“I don’t remember much of my childhood, it was too hard,” she said. “The day was spent just getting enough food. What is happening to me now is something that God will take care of.”

Like thousands of other women in northern Nigeria, she was married before puberty. She had two children as a teenager. “I was young but I loved my husband,” she said. “It was all I knew.”

He abandoned her, however, for reasons she still does not understand and she returned to live with her father and his four wives.

One day, after accepting a lift on a motorcycle, she was raped by a man she thought was a friend. When it became obvious that she was pregnant the fundamentalist vigilantes, known as Hisbah, turned her over to the Sharia court.

When Ms Lawal heard her sentence, she bore it stoically. “I will get through this, with God,” she whispered, holding Wasila against her cheek. She tries not to think about what will happen to this baby, or her other children, if the sentence is carried out.

Ms Lawal is not the only victim of Sharia, which was introduced in the Zamfara state as a political platform by the campaigning governor in 1999, then quickly taken up by 11 other northern states.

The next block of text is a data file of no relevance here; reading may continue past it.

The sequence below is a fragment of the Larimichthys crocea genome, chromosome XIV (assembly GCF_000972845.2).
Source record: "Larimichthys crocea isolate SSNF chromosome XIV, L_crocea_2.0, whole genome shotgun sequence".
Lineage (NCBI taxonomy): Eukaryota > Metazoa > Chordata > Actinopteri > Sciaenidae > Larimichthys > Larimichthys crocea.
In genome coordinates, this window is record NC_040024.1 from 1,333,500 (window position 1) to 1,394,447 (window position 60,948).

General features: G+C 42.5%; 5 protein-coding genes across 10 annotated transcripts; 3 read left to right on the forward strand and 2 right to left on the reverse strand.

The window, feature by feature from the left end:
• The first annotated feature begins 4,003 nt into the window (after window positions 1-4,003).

There are four other cases of women sentenced to be stoned for adultery. There are also 11 children in Sokoto state awaiting amputation for stealing.

Ms Lawal’s lawyer, Hauwa Ibrahim, said: “We have heard they are waiting for the amputation machine to arrive.” Ms Ibrahim is a human rights activist who works pro bono defending victims of Sharia. Her first case involved pleading unsuccessfully against a woman’s sentence of 180 lashes for lying and having sex outside marriage.

The victims have one thing in common: they are poor. They have all, according to aid workers, been used as examples by the court to frighten others into submission. “The rich do exactly the same thing but they are not punished,” said one worker. “One of the judges who tried these women got his girlfriend pregnant. Other members of the Sharia court had daughters who got pregnant. Nothing ever happens to them.”

Shortly before the Miss World contestants arrived I sat in a field two hours away in Niger State with Amadu Ibrahim, a 30-year-old man who will also die by stoning if his sentence is upheld, along with his former lover, Fatima.